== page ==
Mentions: ROS are chemical species produced as byproducts of cellular oxygen metabolism, which occurs via mitochondrial respiration in eukaryotic cells, and are general mediators of nanoparticle-induced cytotoxicity.8,74 Therefore, we were interested in evaluating whether AgNPs could generate intracellular ROS in MDA-MB-231 cells. We examined the ability of AgNPs to induce oxidative stress by measuring ROS with carboxy-H2DCFDA in AgNP-treated MDA-MB-231 cells. The cells were treated with 10 μg/mL and 2.0 μg/mL B-AgNPs and F-AgNPs, respectively, for 24 hours. Figure 8 shows the fluorescence images of untreated MDA-MB-231 cells and cells treated with AgNPs. The control sample showed no green fluorescence, indicating a lack of H2O2 formation, whereas B-AgNP- and F-AgNP-treated cells showed bright green fluorescence (Figure 8) similar to H2O2-treated cells. The AgNP-treated cells showed significantly greater fluorescence intensity than untreated cells. Thus, the increase in fluorescence intensity is directly proportional to the generation of ROS. ROS target mitochondria and cause DNA damage and apoptosis.75 Earlier studies have suggested that AgNPs are inducers of ROS in a variety of cells.10,20,65,76 The exposure of MDA-MB-231 cells to AgNPs could result in the production of ROS, which could explain the outcomes of metabolic and toxicological problems (Figure 8). Kang et al reported that AgNPs stimulate ROS-dependent apoptosis and the inhibition of mitochondrial function.75 Finkel and Holbrook reported that ROS can induce various cellular events, such as cell growth and cell signaling.77 The production of intracellular ROS has been implicated as a mediator of nanotoxicity, including toxicity of AgNPs in human hepatoma cells.78 Several studies have reported AgNPs-mediated generation of ROS, which induced cell death, in different cell types.29,67,79 AgNPs with an average size of 25 nm produced a significant increase in ROS production in vitro and in vivo.29 The induction of apoptosis by exposure to AgNPs was mediated by oxidative stress in fibroblasts, muscle, and colon cells.67,79 The production of ROS was detected in both the MC3T3-E1 and PC12 cell lines in a particle size- and concentration-dependent manner.80 The results from the present study and previous studies provide strong evidence for a link between AgNPs-mediated production of ROS and subsequent generation of oxidative stress and cytotoxicity.65 Oxidative stress, in turn, plays an important role in many types of cellular injury that can result in DNA damage and apoptotic cell death.65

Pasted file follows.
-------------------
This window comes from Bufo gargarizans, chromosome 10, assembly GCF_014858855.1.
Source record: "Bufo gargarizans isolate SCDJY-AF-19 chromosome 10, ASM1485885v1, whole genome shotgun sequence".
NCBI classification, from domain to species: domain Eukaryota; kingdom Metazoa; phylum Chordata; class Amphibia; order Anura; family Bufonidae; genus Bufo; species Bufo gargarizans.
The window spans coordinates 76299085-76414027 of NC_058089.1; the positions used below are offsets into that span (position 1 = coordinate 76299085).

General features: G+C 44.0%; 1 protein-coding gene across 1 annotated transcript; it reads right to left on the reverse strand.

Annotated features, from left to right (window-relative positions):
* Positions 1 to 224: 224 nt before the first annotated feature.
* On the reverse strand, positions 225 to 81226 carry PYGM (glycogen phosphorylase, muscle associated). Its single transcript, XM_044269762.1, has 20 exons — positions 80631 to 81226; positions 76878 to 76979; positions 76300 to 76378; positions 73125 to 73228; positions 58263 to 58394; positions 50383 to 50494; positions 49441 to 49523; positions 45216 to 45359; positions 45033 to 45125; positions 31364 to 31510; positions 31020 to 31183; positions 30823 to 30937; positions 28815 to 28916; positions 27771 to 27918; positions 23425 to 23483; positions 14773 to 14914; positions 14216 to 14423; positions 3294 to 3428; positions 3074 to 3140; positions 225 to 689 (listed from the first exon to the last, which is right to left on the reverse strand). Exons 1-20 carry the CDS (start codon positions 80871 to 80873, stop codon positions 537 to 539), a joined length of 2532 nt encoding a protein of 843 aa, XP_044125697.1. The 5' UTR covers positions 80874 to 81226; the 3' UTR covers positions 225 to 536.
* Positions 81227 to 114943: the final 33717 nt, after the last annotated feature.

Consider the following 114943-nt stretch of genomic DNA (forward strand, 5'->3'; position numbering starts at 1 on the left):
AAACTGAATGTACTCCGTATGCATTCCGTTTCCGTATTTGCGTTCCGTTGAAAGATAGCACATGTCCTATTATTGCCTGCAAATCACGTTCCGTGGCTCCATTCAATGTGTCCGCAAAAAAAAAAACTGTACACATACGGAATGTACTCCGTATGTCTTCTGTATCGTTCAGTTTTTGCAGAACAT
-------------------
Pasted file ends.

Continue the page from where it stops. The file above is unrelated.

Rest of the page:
Bottom Line: This is especially true in the area of nanomedicine, due to physicochemical properties, such as mechanical, chemical, magnetic, optical, and electrical properties, compared with bulk materials.The first goal of this study was to produce silver nanoparticles (AgNPs) using two different biological resources as reducing agents, Bacillus tequilensis and Calocybe indica.Cells pretreated with pifithrin-alpha were protected from p53-mediated AgNPs-induced toxicity.